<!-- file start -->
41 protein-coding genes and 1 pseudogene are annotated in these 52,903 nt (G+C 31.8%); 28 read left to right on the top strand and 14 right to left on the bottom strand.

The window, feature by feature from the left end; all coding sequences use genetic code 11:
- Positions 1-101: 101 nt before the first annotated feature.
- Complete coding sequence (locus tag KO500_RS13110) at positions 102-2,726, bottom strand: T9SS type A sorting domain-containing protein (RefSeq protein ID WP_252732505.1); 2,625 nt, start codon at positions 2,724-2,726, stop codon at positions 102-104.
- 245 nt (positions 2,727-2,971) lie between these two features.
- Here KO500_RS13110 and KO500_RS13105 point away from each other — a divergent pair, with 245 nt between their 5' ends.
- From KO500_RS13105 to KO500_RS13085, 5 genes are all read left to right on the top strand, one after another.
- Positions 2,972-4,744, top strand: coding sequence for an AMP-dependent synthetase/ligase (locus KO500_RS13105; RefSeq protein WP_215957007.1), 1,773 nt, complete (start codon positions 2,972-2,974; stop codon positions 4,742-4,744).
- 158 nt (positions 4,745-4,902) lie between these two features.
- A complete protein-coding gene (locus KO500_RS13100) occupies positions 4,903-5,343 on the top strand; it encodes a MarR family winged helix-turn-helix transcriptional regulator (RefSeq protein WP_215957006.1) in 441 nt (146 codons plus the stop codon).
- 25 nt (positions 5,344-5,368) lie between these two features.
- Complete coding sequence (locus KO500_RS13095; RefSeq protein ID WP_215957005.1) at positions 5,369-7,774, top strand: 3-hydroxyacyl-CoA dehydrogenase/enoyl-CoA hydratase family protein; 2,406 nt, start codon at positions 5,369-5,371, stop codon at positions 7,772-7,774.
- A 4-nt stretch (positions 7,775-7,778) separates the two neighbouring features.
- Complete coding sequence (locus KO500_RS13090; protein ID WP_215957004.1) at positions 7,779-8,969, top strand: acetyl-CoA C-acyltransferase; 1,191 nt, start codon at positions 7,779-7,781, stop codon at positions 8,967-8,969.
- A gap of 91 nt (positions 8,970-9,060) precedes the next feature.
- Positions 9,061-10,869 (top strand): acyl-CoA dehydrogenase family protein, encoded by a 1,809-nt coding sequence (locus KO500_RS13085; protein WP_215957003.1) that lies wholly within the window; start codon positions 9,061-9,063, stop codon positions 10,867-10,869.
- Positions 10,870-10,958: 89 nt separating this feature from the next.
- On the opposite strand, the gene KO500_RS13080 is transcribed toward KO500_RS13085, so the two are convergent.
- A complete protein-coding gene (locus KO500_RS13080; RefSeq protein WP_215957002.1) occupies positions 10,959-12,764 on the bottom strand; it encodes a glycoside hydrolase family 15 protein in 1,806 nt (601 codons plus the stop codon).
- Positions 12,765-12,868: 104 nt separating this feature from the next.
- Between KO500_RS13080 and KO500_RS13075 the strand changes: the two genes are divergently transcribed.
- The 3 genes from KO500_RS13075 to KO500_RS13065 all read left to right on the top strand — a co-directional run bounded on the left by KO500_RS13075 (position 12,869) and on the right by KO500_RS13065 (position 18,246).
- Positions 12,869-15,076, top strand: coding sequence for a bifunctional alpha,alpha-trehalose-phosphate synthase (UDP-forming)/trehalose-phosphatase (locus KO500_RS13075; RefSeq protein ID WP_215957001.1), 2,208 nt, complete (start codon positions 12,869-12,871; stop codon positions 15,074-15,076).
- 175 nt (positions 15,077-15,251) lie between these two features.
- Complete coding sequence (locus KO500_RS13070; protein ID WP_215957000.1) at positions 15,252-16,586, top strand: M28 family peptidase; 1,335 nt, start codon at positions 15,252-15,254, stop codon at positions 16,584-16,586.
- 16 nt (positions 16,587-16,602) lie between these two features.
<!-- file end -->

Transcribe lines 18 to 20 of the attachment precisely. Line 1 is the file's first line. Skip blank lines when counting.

- On the opposite strand, the gene KO500_RS13080 is transcribed toward KO500_RS13085, so the two are convergent.
- A complete protein-coding gene (locus KO500_RS13080; RefSeq protein WP_215957002.1) occupies positions 10,959-12,764 on the bottom strand; it encodes a glycoside hydrolase family 15 protein in 1,806 nt (601 codons plus the stop codon).
- Positions 12,765-12,868: 104 nt separating this feature from the next.